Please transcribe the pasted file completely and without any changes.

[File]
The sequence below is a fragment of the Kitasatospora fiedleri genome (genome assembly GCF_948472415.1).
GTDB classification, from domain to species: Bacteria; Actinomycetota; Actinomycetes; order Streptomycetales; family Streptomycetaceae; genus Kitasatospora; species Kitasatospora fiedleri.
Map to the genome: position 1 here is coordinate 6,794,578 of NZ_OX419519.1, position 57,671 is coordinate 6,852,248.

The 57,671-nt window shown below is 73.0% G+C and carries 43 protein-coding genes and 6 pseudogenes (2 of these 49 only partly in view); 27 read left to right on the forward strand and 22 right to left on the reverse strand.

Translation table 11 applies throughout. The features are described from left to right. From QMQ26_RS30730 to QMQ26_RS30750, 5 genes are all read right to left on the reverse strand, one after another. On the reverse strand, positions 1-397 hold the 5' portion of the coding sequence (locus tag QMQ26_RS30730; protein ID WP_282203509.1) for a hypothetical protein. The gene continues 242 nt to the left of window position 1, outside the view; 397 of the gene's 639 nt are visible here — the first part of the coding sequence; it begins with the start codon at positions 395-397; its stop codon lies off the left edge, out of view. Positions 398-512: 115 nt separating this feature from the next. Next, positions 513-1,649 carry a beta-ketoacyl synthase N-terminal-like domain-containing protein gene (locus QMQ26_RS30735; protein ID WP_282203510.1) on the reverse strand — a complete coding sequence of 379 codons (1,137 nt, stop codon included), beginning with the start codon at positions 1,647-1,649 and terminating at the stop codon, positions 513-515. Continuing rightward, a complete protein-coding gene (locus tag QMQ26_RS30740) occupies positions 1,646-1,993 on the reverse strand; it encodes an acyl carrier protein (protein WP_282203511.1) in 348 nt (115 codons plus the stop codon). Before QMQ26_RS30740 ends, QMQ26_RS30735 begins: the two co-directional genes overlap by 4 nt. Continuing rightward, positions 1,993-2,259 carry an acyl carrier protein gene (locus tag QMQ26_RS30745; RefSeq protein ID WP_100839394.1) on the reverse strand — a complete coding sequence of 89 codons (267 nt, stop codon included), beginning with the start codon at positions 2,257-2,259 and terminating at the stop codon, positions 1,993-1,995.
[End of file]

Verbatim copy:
The sequence below is a fragment of the Kitasatospora fiedleri genome (genome assembly GCF_948472415.1).
GTDB classification, from domain to species: Bacteria; Actinomycetota; Actinomycetes; order Streptomycetales; family Streptomycetaceae; genus Kitasatospora; species Kitasatospora fiedleri.
Map to the genome: position 1 here is coordinate 6,794,578 of NZ_OX419519.1, position 57,671 is coordinate 6,852,248.

The 57,671-nt window shown below is 73.0% G+C and carries 43 protein-coding genes and 6 pseudogenes (2 of these 49 only partly in view); 27 read left to right on the forward strand and 22 right to left on the reverse strand.

Translation table 11 applies throughout. The features are described from left to right. From QMQ26_RS30730 to QMQ26_RS30750, 5 genes are all read right to left on the reverse strand, one after another. On the reverse strand, positions 1-397 hold the 5' portion of the coding sequence (locus tag QMQ26_RS30730; protein ID WP_282203509.1) for a hypothetical protein. The gene continues 242 nt to the left of window position 1, outside the view; 397 of the gene's 639 nt are visible here — the first part of the coding sequence; it begins with the start codon at positions 395-397; its stop codon lies off the left edge, out of view. Positions 398-512: 115 nt separating this feature from the next. Next, positions 513-1,649 carry a beta-ketoacyl synthase N-terminal-like domain-containing protein gene (locus QMQ26_RS30735; protein ID WP_282203510.1) on the reverse strand — a complete coding sequence of 379 codons (1,137 nt, stop codon included), beginning with the start codon at positions 1,647-1,649 and terminating at the stop codon, positions 513-515. Continuing rightward, a complete protein-coding gene (locus tag QMQ26_RS30740) occupies positions 1,646-1,993 on the reverse strand; it encodes an acyl carrier protein (protein WP_282203511.1) in 348 nt (115 codons plus the stop codon). Before QMQ26_RS30740 ends, QMQ26_RS30735 begins: the two co-directional genes overlap by 4 nt. Continuing rightward, positions 1,993-2,259 carry an acyl carrier protein gene (locus tag QMQ26_RS30745; RefSeq protein ID WP_100839394.1) on the reverse strand — a complete coding sequence of 89 codons (267 nt, stop codon included), beginning with the start codon at positions 2,257-2,259 and terminating at the stop codon, positions 1,993-1,995.